In many areas of the country, rental vacancies are very low; some are at all-time lows. But that’s not the case in every market. If you’re a landlord or property manager with no available units for lease and a waiting list, you don’t need to worry about whether or not to negotiate the rent. But for those of you who have vacancies to fill, should you be considering it?
Here are some tips for knowing when it might pay to negotiate the rent:
When you’re in a renter’s market. When local economic conditions are such that vacancies are high and demand is low, that’s a renter’s market. Savvy tenants will read the signs: units staying vacant for months, several open units in the same complex or building, and landlords who seem anxious to get a lease signed.
Your tenants moved out months ago. If you have several empty apartment units, or your rental home has been empty for more than a month, it’s probably time to consider negotiating with prospective tenants. Losing a month’s rent for too long can be difficult to make up.
You don’t have other perks or amenities to offer. When attempting to attract new tenants, landlords often waive certain fees or pay for a tenant’s Internet service for several months. If you can’t offer other perks, then rent may be your only place to negotiate and bring a tenant to the table.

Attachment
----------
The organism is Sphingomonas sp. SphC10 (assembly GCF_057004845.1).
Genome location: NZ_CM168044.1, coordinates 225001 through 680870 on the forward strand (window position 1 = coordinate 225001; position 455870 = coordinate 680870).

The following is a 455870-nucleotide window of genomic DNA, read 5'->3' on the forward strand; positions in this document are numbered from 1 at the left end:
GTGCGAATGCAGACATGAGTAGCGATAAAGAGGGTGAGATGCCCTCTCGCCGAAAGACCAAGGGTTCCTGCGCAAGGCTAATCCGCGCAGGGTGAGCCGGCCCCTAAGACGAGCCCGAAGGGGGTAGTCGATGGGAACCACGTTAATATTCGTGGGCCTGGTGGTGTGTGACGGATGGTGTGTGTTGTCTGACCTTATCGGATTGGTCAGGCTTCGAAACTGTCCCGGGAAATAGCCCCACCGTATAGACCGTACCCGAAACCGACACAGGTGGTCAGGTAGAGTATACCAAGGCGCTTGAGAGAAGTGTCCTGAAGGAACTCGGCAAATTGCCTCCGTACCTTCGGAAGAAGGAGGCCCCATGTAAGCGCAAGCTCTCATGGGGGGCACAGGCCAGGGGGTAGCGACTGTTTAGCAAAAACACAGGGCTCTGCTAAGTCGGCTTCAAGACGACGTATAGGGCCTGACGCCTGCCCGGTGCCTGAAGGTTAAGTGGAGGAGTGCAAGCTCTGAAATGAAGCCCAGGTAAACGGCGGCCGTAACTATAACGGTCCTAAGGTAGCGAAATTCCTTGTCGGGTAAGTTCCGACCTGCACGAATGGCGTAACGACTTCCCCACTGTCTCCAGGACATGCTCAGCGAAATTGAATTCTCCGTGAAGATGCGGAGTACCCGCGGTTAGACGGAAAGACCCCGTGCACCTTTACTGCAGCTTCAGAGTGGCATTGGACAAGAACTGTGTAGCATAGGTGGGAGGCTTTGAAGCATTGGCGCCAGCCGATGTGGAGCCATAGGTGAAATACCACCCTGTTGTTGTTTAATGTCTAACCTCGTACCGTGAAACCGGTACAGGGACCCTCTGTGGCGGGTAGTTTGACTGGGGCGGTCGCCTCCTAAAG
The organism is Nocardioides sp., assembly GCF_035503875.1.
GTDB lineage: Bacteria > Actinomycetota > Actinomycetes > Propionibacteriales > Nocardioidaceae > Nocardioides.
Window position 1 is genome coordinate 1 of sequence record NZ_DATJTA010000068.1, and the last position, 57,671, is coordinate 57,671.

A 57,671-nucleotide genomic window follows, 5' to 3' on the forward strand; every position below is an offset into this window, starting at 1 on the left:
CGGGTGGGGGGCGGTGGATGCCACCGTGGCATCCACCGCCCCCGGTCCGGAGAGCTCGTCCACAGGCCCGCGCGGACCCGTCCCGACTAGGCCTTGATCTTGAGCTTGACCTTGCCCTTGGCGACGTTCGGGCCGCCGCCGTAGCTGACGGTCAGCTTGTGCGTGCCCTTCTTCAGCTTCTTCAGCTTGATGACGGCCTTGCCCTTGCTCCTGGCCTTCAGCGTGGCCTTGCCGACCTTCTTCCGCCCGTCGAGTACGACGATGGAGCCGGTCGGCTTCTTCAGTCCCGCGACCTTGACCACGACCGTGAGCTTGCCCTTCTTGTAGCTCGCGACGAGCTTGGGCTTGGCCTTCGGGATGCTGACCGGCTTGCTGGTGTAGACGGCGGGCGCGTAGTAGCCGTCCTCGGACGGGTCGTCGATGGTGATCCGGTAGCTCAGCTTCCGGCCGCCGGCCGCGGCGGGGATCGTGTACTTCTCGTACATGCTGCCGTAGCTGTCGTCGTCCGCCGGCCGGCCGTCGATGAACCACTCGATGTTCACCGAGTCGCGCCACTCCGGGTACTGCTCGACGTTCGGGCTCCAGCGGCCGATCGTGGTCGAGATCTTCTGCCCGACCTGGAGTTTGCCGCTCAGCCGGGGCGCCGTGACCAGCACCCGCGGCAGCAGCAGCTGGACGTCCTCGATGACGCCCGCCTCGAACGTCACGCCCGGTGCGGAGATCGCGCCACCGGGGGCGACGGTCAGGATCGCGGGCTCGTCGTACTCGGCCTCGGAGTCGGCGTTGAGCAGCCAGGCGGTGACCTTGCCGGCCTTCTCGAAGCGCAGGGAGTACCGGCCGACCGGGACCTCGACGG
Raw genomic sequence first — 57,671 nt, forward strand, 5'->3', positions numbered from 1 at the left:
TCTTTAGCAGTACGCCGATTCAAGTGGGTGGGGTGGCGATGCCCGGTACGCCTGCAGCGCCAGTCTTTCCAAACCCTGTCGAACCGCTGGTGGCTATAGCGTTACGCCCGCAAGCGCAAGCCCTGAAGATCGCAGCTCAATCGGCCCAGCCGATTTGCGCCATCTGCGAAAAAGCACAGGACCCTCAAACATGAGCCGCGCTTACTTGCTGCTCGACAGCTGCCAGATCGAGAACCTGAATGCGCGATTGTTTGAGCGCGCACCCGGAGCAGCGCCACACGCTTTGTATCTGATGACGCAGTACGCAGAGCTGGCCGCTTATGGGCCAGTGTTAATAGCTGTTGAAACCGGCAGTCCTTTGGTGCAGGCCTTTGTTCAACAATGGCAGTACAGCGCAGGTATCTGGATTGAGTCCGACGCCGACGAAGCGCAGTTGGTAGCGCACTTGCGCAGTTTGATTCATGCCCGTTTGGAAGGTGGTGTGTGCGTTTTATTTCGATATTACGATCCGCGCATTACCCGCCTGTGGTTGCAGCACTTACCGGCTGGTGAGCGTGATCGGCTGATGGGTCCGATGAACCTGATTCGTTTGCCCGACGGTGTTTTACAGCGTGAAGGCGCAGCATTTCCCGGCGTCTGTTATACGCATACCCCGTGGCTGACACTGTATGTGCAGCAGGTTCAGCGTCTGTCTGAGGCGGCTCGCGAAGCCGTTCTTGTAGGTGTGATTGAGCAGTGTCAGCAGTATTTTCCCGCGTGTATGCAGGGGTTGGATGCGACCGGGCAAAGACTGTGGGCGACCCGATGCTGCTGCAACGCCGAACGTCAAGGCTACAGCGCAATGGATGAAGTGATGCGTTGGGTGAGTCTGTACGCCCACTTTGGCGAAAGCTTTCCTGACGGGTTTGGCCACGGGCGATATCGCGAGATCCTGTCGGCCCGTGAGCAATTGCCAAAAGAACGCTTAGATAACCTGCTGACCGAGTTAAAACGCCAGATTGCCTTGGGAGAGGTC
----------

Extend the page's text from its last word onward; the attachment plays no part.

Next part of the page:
You have a high-quality applicant. When you have a tenant who meets your income requirements, passed your tenant screening with flying colors, has a steady job and gets rave reviews from former landlords, it might pay to negotiate on the rent. And if that applicant is willing to sign a long-term lease—such as two years—you might regret not reducing the rent if it’s a deal breaker.
Your unit is overpriced. If your tenant has done her homework, she’ll know what comparable units are going for in your area. If she can walk away and rent another place for less money, you might find it difficult to get a good tenant in your building without matching—or at least coming close to—comparable units.
And don’t forget that in negotiation, you also get to ask for what you want. For example, in exchange for lowering the rent, you might get your tenant to agree to pay before the first of the month, or to pay the first few months up front. You could ask for an 18- or 24-month lease. Or, you could ask the tenant to accelerate his move-in date.